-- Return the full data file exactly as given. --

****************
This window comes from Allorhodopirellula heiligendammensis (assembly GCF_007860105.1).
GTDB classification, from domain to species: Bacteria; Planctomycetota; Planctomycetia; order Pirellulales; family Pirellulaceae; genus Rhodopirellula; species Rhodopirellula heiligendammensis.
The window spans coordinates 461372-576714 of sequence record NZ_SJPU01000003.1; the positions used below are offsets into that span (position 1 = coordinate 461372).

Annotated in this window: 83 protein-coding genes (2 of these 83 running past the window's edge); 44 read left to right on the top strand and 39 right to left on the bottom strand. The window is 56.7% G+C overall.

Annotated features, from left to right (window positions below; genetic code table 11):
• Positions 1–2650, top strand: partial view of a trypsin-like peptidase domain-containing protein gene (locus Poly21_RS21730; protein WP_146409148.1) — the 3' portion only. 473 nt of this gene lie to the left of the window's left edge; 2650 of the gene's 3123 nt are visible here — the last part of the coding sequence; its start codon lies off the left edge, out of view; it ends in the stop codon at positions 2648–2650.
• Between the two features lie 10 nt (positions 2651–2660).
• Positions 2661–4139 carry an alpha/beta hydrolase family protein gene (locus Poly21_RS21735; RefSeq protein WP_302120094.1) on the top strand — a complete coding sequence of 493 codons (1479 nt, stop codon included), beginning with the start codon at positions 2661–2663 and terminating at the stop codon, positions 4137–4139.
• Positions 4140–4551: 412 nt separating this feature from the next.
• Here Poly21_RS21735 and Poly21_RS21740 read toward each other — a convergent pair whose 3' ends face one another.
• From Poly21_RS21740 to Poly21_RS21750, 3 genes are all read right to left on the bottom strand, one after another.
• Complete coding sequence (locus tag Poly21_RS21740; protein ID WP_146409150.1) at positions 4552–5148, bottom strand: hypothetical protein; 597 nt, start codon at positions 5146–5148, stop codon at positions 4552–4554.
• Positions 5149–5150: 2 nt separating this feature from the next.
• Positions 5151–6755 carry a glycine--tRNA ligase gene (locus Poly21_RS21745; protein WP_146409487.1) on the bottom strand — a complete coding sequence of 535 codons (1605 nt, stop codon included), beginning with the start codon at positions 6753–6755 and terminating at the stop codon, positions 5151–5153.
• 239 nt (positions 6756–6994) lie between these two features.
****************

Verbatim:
This window comes from Allorhodopirellula heiligendammensis (assembly GCF_007860105.1).
GTDB classification, from domain to species: Bacteria; Planctomycetota; Planctomycetia; order Pirellulales; family Pirellulaceae; genus Rhodopirellula; species Rhodopirellula heiligendammensis.
The window spans coordinates 461372-576714 of sequence record NZ_SJPU01000003.1; the positions used below are offsets into that span (position 1 = coordinate 461372).

Annotated in this window: 83 protein-coding genes (2 of these 83 running past the window's edge); 44 read left to right on the top strand and 39 right to left on the bottom strand. The window is 56.7% G+C overall.

Annotated features, from left to right (window positions below; genetic code table 11):
• Positions 1–2650, top strand: partial view of a trypsin-like peptidase domain-containing protein gene (locus Poly21_RS21730; protein WP_146409148.1) — the 3' portion only. 473 nt of this gene lie to the left of the window's left edge; 2650 of the gene's 3123 nt are visible here — the last part of the coding sequence; its start codon lies off the left edge, out of view; it ends in the stop codon at positions 2648–2650.
• Between the two features lie 10 nt (positions 2651–2660).
• Positions 2661–4139 carry an alpha/beta hydrolase family protein gene (locus Poly21_RS21735; RefSeq protein WP_302120094.1) on the top strand — a complete coding sequence of 493 codons (1479 nt, stop codon included), beginning with the start codon at positions 2661–2663 and terminating at the stop codon, positions 4137–4139.
• Positions 4140–4551: 412 nt separating this feature from the next.
• Here Poly21_RS21735 and Poly21_RS21740 read toward each other — a convergent pair whose 3' ends face one another.
• From Poly21_RS21740 to Poly21_RS21750, 3 genes are all read right to left on the bottom strand, one after another.
• Complete coding sequence (locus tag Poly21_RS21740; protein ID WP_146409150.1) at positions 4552–5148, bottom strand: hypothetical protein; 597 nt, start codon at positions 5146–5148, stop codon at positions 4552–4554.
• Positions 5149–5150: 2 nt separating this feature from the next.
• Positions 5151–6755 carry a glycine--tRNA ligase gene (locus Poly21_RS21745; protein WP_146409487.1) on the bottom strand — a complete coding sequence of 535 codons (1605 nt, stop codon included), beginning with the start codon at positions 6753–6755 and terminating at the stop codon, positions 5151–5153.
• 239 nt (positions 6756–6994) lie between these two features.